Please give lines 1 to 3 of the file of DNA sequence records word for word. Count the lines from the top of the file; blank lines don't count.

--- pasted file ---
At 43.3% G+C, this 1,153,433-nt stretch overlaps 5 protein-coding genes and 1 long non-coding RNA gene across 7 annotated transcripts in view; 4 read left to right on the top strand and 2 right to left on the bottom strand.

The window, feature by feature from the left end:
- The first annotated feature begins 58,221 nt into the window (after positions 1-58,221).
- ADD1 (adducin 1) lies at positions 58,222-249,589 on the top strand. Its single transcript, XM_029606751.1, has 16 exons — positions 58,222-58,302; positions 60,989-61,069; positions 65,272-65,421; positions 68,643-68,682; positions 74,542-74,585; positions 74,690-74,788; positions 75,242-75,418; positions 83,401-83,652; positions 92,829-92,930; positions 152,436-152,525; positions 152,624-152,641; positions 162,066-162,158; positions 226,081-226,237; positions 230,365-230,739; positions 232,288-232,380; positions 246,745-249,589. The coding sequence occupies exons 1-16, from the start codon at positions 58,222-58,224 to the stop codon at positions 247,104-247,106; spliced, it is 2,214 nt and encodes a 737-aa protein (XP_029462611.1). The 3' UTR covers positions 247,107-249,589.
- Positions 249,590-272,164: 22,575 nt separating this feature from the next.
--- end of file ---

At 43.3% G+C, this 1,153,433-nt stretch overlaps 5 protein-coding genes and 1 long non-coding RNA gene across 7 annotated transcripts in view; 4 read left to right on the top strand and 2 right to left on the bottom strand.

The window, feature by feature from the left end:
- The first annotated feature begins 58,221 nt into the window (after positions 1-58,221).